Toddlers and snot seem to be one of life’s great combinations, yet trying to get them to blow their nose on anything but your lounge or the clean top you’ve just put on is apparently impossible.

If you’ve balked at the snot-sucking wonder of the Nosefrida and the saline solution isn’t quite cutting it, then get a load of this mum’s hack for unblocking those poor little noses.

The video, posted to Facebook, shows a mum and her seriously cute daughter. Mum distracts the toddler with the camera, before shooting a syringe full of water (presumably saline) up one of her nostrils.

Now for the gross bit – the water comes rushing out of the other nostril, complete with a full stream
snot.

 Parents divided

During the clip, you can see the little girl laughing and giggling. But as you can see from the comments, the 21 million viewers are divided as to if this is good parenting or not. Take a look for yourself.

Some parents do think the mum is onto something with her snot removing technique:

“Mum is on point! Had a plan and executed it with purpose. She was quick yet gentle, used the camera as distraction which worked perfectly. She was calm and reassured baby hence the happy child.. well done mama!! More humane than sucking it out!”

Other parents have been quick to question whether this is safe, with one commenter saying:

“Looks good and eases child BUT errrrm Dry or secondary drowning springs to mind. I wouldn’t do it too risky.”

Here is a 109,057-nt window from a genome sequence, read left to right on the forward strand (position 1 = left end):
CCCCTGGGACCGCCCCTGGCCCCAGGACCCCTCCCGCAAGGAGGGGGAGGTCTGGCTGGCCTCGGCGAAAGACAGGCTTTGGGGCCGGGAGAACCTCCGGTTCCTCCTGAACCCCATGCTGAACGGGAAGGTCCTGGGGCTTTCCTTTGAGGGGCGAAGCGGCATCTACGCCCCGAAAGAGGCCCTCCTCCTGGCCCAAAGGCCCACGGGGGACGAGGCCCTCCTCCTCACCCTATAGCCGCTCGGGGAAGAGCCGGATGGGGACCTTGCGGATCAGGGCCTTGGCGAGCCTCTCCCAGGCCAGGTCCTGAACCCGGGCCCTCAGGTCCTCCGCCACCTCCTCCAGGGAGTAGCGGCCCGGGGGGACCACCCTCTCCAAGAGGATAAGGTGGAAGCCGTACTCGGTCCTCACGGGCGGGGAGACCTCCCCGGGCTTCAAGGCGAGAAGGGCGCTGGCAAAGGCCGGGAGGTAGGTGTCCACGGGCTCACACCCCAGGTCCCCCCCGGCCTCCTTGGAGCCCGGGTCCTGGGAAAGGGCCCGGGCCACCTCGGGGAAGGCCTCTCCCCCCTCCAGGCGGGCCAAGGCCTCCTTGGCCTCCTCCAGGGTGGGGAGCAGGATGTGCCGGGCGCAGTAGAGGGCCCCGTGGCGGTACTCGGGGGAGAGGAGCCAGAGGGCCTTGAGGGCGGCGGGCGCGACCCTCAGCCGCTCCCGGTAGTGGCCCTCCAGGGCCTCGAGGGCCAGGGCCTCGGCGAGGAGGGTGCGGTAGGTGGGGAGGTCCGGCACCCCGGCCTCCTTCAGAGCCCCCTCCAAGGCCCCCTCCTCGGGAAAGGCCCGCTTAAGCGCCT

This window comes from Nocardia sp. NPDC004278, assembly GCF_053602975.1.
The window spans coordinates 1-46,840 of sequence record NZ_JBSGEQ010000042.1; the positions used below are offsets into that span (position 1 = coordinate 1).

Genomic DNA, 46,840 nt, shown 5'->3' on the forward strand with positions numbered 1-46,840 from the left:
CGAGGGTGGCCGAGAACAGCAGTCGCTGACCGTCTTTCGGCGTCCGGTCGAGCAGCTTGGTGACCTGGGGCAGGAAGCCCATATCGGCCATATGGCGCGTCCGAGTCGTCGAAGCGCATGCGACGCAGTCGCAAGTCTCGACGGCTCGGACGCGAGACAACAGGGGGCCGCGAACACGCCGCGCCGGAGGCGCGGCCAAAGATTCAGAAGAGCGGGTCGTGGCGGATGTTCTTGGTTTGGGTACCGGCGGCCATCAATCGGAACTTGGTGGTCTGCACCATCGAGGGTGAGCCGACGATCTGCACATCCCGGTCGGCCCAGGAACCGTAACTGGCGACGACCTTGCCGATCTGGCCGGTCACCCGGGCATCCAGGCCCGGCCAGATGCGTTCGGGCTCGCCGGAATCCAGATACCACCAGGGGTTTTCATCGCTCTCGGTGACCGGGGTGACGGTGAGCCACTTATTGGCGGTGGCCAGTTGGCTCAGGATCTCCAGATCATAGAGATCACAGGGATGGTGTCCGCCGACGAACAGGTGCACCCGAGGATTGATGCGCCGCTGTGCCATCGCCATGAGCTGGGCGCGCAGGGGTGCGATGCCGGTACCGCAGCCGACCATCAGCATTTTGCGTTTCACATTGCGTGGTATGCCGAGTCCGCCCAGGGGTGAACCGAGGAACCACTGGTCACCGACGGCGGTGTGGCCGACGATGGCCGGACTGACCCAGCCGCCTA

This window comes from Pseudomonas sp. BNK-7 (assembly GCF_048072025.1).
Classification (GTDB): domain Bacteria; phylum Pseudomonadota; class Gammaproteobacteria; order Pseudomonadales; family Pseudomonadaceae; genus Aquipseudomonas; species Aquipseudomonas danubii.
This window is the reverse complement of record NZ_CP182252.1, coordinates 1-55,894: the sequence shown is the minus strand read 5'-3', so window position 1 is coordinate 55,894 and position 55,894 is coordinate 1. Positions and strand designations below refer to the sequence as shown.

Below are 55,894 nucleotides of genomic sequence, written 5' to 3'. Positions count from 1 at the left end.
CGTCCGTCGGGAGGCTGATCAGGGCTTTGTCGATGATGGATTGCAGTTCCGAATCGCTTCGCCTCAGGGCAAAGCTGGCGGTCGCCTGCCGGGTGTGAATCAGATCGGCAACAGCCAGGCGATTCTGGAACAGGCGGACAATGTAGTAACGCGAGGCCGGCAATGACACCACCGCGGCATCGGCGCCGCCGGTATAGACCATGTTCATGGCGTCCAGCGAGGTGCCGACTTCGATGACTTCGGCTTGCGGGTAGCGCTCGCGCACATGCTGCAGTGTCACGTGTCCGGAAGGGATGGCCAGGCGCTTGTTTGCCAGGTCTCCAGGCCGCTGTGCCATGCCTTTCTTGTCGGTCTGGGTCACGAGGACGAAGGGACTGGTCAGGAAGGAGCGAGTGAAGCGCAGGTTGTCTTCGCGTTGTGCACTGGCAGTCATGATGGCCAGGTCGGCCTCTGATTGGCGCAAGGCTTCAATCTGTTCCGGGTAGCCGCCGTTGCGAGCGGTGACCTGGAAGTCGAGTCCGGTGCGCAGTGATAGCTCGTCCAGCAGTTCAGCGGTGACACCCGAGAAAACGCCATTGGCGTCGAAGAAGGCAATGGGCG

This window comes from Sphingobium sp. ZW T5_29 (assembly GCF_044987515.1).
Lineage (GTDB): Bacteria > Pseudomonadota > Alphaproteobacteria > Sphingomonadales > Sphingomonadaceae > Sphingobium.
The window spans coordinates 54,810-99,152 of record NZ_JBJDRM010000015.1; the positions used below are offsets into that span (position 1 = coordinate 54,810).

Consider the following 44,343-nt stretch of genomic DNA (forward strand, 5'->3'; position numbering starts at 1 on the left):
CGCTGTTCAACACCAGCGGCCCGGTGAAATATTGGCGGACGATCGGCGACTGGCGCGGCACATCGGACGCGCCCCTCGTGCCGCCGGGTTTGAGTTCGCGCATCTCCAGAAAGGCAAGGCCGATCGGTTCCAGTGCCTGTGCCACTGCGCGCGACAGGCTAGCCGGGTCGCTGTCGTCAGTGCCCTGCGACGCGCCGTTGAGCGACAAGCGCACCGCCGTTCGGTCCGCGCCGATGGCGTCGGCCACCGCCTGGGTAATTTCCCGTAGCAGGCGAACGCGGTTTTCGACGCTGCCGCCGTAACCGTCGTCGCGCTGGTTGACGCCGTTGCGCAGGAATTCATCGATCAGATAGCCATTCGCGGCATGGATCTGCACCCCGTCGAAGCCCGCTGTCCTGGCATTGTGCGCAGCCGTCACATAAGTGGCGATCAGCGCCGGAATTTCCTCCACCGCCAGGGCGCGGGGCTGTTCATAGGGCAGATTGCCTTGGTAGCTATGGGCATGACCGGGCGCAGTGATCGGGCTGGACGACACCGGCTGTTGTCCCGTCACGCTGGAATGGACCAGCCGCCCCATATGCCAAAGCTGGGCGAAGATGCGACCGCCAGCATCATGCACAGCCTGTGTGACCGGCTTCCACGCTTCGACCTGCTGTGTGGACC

Is it safe?

And it’s not just parents weighing in. Medical professionals who joined the debate are divided on whether this is safe for your kids or not.

One commenter calls out others’ advice, identifying themselves as a respiratory therapist, saying:

“As an RT with multiple degrees in medicine let me assure you that working in a PICU with very sick RSV babies we did in fact use saline flushes to help with the patients that were aggregate nose breathers and were congested. This did not cause pneumonia and it certainly didn’t harm them.”

But this children’s nurse is quick to disagree: “This is not a safe practice. It can lead to choking and aspiration which could result in a pneumonia. But what do I know. I’m only a children’s nurse.”

Doctor knows best

When it comes to health care for our kids, it’s obviously always safest to check with the experts. The Western Australia Health Department have advice for nasal irrigation, but if you’re unsure check with your doctor.

Meanwhile, we’re just wondering how on earth she got her toddler to sit still for this in the first place!

Love a good Mum hack? Check out this great hack for getting babies to take their medicine.

Author

Originally from the UK, but now very much at home on the sunny NSW Central Coast, Sarah is mum to 18-month-old Freddy. When she’s not writing, you’ll find her at the beach, chasing Freddy at high speed, or drinking tea and eating cake whilst thinking about going to the gym.

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